Thiago could become only the second player in Champions League history to win the title with three different teams. In Liverpool's victory over Villarreal, he was instrumental in keeping those hopes alive.
What started with a pinpoint 60-yard pass to the feet of Mohamed Salah, ended in Thiago producing a finely crafted midfield performance that eventually unlocked one of Europe's most stubborn sides.
Jürgen Klopp and Liverpool have a firm foot in the UEFA Champions League final after their 2-0 win over a Villarreal. But while the club are chasing the quadruple, a distinct piece of footballing history beckons for their influential Spanish midfielder, Clarence Seedorf currently holds a place in the Guiness Book of World Records for having "won the Champions League with a record three different clubs: Ajax, Real Madrid and AC Milan."
The Dutchman famoulsy predicted that Cristiano Ronaldo could match his record, but with winner's medal from 2010/11 (Barcelona) and 2019/20 (Bayern Munich) to his name, Thiago is just two games away from doing so instead.
"I enjoyed every period of my career," said Thiago after claiming another Player of the Match award at Anfiled. "For sure I enjoyed my time at Barcelona, my time at Bayern, but for sure I enjoy it 100 per cent here."
A master of the midfield art
The chance to rub shoulders with one of the greatest mdifielders to grace Europe's biggest stage is further justification of Thiago's desire to seek out "new challenges" when he parted ways with Bayern Munich back in 2020.
The 29-year-old referred to that choice as "the most difficult decision of my sports career," while CEO of the German record titleholders at the time Karl-Heinz Rummenigge openly discussed tears being shed when it was made.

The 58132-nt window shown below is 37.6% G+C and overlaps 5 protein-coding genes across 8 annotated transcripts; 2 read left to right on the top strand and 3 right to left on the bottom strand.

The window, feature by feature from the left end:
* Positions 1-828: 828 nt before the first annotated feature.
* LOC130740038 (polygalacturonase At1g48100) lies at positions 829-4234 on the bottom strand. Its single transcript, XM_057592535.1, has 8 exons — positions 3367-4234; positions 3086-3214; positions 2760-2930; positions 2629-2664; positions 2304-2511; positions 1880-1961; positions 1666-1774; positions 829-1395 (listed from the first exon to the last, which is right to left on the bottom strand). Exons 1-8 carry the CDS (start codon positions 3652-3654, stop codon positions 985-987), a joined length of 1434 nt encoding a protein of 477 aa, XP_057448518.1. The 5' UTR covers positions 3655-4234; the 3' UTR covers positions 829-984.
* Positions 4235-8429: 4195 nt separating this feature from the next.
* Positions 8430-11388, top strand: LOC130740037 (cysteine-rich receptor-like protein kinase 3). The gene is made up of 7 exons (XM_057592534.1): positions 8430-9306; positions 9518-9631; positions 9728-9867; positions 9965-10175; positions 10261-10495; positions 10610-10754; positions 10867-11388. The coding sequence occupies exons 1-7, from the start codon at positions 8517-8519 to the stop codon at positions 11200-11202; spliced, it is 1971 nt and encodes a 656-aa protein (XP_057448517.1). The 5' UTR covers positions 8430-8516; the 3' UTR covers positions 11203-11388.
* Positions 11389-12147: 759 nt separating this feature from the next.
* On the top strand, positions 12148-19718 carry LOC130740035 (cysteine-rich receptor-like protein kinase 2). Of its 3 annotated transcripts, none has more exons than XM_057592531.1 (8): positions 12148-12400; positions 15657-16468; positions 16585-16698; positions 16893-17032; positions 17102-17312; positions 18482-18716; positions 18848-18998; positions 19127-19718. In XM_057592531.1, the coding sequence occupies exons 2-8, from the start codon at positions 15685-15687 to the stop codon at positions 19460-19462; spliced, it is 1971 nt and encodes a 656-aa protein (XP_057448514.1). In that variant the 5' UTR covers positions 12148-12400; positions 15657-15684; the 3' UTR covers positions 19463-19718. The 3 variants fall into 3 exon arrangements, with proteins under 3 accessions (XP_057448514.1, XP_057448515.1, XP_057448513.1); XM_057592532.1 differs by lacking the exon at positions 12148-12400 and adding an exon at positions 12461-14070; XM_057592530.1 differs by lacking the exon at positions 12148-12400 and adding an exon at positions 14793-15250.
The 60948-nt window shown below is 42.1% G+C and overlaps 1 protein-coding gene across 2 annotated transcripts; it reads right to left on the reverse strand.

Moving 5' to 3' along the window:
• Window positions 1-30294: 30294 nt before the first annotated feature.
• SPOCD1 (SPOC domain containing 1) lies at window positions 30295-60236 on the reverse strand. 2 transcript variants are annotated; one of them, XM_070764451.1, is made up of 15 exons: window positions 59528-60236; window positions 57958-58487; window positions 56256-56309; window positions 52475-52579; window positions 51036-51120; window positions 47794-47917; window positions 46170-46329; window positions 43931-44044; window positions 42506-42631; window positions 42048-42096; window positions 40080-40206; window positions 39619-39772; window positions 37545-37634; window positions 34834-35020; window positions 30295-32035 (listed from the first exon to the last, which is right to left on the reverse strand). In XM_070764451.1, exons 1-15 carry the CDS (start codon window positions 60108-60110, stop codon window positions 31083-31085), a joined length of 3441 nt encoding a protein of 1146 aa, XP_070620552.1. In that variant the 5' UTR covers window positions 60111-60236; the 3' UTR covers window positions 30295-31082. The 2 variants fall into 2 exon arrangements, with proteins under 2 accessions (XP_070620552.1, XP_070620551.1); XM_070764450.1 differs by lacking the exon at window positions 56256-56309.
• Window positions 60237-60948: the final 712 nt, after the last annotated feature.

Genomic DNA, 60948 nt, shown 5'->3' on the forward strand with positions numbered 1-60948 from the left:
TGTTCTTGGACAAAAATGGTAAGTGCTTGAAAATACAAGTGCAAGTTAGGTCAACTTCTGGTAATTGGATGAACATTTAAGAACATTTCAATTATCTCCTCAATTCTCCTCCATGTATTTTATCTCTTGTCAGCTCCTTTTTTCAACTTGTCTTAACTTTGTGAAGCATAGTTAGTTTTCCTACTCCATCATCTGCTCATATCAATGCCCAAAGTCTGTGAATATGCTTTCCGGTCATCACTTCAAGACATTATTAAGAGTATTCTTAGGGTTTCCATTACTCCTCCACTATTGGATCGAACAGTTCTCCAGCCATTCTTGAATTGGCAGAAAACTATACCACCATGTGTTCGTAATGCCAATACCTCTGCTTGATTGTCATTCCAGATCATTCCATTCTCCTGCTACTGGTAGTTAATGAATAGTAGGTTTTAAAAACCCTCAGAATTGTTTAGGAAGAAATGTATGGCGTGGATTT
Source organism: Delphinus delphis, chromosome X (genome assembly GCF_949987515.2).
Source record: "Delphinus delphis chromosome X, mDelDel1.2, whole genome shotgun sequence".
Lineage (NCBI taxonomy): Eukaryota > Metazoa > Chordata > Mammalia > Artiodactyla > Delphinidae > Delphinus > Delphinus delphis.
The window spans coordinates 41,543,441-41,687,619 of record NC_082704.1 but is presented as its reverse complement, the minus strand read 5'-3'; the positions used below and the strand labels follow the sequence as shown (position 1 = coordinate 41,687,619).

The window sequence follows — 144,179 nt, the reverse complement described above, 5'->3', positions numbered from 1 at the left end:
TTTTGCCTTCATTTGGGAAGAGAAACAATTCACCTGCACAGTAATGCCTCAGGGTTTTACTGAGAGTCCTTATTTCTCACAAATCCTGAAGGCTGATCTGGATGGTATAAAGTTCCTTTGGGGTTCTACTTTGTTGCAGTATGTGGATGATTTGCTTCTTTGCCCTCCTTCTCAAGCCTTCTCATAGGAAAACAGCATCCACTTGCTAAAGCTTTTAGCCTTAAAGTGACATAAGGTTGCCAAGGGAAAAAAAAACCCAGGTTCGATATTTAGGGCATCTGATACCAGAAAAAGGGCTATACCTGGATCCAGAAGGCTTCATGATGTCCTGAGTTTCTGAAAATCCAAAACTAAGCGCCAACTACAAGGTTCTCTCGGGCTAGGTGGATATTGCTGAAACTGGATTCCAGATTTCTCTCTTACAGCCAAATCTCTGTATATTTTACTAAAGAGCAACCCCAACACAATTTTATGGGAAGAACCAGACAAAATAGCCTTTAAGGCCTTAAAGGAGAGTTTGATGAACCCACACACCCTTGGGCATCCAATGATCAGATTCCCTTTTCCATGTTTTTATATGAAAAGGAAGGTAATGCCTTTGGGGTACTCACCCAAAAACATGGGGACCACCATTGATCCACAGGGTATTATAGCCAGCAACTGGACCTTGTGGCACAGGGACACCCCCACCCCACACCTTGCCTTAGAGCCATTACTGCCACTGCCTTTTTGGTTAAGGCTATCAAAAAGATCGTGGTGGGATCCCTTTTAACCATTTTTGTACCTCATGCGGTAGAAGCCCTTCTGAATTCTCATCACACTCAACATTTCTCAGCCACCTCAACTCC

Since his departure Bayern have gone on to add another two Bundesliga titles to the seven Thiago helped deliver during their ongoing decade of dominance. The Spaniard, meanwhile, has once again woven himself into the very fabric of one of Europe's most successful sides.
Intangible qualities to compliment the unmissable technique, touch and vision has at the tip of his toes, mean his performances across 90 minutes must be watched closely to be fully appreciated. Wednesday's outing against Villarreal was just the latest.
"Against a side like Villarreal we had to be patient, but also be ourselves. That was key," Thiago said. "I really enjoyed the team performance, for me it's the best thing because at the end we want to put the level as high as possible and we delivered today."
120 touches and a 96 per cent pass completion rate just scratch the surface of his influence on the proceedings against the Yellow Submarines. There were some flashy moments in the mix, but at its core, the Spaniard produced a seminar on breaking and linking up play as the orchestrator in Jürgen Klopp's midfield.
Thiago proof of Klopp's learning curve
The best managers foresee problems, but unlike his tenure with Dortmund that ended on a sour note not deserving of his legacy, Klopp has had the resources to address them with the Reds.
With Liverpool playing a similar brand of heavy metal football it was crucial to provide fresh impulse within a more stable squad that aren't forced to sell off the cream of their crop every season.
Klopp has managed to add marquee signings that have simultaneously addressed the issue of in-house stagnation as well as playing the role of problem solvers against deep-lying back lines.
While Diogo Jota and more recently Luis Diaz embody the energy and predatory nature of Klopp's Gegenpress, Thiago was brought into to provide a calming presence in the heart of the park whilst finding pockets of space to punish in tight games.
Those qualities will again be needed next week when the Reds will be hoping to give the Yellow Submarine another hard day's night to move their own Spanish maestro closer to entering the record books.